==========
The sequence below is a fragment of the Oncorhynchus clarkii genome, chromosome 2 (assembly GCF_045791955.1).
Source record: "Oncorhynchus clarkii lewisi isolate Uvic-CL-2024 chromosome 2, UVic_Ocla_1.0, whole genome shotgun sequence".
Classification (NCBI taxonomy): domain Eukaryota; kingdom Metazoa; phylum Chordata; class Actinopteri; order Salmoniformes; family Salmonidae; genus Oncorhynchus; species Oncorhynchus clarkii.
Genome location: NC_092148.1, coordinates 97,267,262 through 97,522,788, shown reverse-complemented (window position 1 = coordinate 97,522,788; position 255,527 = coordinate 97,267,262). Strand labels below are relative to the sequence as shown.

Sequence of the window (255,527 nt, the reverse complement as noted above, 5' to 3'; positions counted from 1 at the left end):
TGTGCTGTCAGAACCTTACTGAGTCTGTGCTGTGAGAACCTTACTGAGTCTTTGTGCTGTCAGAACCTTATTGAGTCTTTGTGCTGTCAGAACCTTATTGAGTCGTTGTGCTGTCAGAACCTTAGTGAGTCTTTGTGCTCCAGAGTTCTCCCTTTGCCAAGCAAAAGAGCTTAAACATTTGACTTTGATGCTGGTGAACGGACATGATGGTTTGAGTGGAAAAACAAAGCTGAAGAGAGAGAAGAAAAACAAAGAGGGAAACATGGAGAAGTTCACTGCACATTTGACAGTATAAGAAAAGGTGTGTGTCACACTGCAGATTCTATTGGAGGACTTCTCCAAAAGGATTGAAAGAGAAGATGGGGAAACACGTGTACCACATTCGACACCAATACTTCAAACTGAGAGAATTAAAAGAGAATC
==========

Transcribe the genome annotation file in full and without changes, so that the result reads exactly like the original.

The sequence below is a fragment of the Oncorhynchus clarkii genome, chromosome 2 (assembly GCF_045791955.1).
Source record: "Oncorhynchus clarkii lewisi isolate Uvic-CL-2024 chromosome 2, UVic_Ocla_1.0, whole genome shotgun sequence".
Classification (NCBI taxonomy): domain Eukaryota; kingdom Metazoa; phylum Chordata; class Actinopteri; order Salmoniformes; family Salmonidae; genus Oncorhynchus; species Oncorhynchus clarkii.
Genome location: NC_092148.1, coordinates 97,267,262 through 97,522,788, shown reverse-complemented (window position 1 = coordinate 97,522,788; position 255,527 = coordinate 97,267,262). Strand labels below are relative to the sequence as shown.

Sequence of the window (255,527 nt, the reverse complement as noted above, 5' to 3'; positions counted from 1 at the left end):
TGTGCTGTCAGAACCTTACTGAGTCTGTGCTGTGAGAACCTTACTGAGTCTTTGTGCTGTCAGAACCTTATTGAGTCTTTGTGCTGTCAGAACCTTATTGAGTCGTTGTGCTGTCAGAACCTTAGTGAGTCTTTGTGCTCCAGAGTTCTCCCTTTGCCAAGCAAAAGAGCTTAAACATTTGACTTTGATGCTGGTGAACGGACATGATGGTTTGAGTGGAAAAACAAAGCTGAAGAGAGAGAAGAAAAACAAAGAGGGAAACATGGAGAAGTTCACTGCACATTTGACAGTATAAGAAAAGGTGTGTGTCACACTGCAGATTCTATTGGAGGACTTCTCCAAAAGGATTGAAAGAGAAGATGGGGAAACACGTGTACCACATTCGACACCAATACTTCAAACTGAGAGAATTAAAAGAGAATC